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    Good points raised there. I found the problem much less annoying with a new battery. The cables do go bad and good luck finding them for a vintage car - some are around and some are not.
     
  19. kzooman83

    kzooman83 Active Member

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    The diameters I mentioned are indeed for the crankshaft pulley. The crank pulley I have on the engine now is a single groove and measures 6 1/2." I have some parts from an '89 318 TBI engine in my garage, including the crank pulley. That crank pulley is a 4 groove pulley and it is 7 1/4." The water pump pulley appears to be a smaller diameter on the 318 than on my 400 also. My guess is that this prevents voltage drop at idle for the TBI engine and also improves cooling (bigger crank pulley, smaller water pump pulley).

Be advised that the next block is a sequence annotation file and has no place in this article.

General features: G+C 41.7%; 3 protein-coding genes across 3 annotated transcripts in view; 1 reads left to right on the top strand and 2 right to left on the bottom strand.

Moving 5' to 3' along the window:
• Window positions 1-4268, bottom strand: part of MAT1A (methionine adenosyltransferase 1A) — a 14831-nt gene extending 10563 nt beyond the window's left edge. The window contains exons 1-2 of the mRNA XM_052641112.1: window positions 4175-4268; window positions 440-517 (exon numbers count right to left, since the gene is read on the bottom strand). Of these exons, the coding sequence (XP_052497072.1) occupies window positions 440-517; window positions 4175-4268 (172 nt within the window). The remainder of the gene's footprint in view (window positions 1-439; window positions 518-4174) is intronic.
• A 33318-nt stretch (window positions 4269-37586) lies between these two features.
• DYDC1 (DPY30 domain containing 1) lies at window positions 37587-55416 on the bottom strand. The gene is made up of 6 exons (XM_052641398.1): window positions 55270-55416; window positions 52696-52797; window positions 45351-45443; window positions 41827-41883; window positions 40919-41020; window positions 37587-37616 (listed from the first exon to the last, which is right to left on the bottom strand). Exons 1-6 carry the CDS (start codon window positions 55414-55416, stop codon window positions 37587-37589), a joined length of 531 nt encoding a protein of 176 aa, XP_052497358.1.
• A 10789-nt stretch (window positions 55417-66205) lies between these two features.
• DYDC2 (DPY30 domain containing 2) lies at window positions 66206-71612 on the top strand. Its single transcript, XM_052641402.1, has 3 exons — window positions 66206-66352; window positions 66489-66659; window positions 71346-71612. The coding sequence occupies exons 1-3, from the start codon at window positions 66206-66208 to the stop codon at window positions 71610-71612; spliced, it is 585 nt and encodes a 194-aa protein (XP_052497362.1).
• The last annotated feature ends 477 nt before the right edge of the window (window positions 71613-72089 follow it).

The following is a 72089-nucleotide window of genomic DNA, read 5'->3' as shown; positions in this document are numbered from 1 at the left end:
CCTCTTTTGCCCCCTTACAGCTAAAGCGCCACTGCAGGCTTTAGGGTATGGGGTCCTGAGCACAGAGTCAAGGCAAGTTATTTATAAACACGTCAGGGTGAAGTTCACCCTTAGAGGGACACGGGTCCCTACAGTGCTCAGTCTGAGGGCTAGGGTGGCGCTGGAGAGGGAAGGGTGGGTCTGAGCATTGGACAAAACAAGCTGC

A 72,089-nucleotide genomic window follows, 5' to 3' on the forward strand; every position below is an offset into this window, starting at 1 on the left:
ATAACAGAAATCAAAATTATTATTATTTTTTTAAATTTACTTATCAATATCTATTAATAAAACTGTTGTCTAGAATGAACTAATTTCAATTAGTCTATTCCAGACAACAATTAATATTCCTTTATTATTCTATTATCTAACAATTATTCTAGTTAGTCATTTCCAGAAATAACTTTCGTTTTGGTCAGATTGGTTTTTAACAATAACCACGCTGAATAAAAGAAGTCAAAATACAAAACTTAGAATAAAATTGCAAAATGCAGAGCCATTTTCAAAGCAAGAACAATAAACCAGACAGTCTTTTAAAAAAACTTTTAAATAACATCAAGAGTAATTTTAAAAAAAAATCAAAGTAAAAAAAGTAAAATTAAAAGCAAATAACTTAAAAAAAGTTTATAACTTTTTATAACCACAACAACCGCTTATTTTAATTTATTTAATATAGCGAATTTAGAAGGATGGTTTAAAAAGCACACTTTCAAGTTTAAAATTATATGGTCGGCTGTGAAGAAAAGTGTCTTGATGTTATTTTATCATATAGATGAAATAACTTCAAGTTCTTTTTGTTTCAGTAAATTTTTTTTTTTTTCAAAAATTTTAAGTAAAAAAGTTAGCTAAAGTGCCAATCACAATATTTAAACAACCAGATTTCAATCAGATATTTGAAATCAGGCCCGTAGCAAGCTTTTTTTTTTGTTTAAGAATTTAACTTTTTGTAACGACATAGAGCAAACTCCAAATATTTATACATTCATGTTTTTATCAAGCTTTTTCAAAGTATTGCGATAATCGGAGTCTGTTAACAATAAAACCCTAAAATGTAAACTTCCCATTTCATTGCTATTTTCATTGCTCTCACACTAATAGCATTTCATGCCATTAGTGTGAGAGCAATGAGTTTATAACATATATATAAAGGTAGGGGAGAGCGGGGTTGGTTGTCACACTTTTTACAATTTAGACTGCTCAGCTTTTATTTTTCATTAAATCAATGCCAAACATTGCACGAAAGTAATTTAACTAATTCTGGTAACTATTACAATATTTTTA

In all fairness, dropping down to battery voltage in my situation is annoying, but the only things really drawing current are the heater, headlights and electronic ignition. The battery alone can power those things for quite a while. I had the field windings lose continuity on an alternator a while back and I limped it nearly 10 miles back home with the alternator not functioning at all.
     
  20. Rick Anderson

    Rick Anderson Well-Known Member

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    Heater? You have an electric heater? Or are you saying the blower fan for the heater core?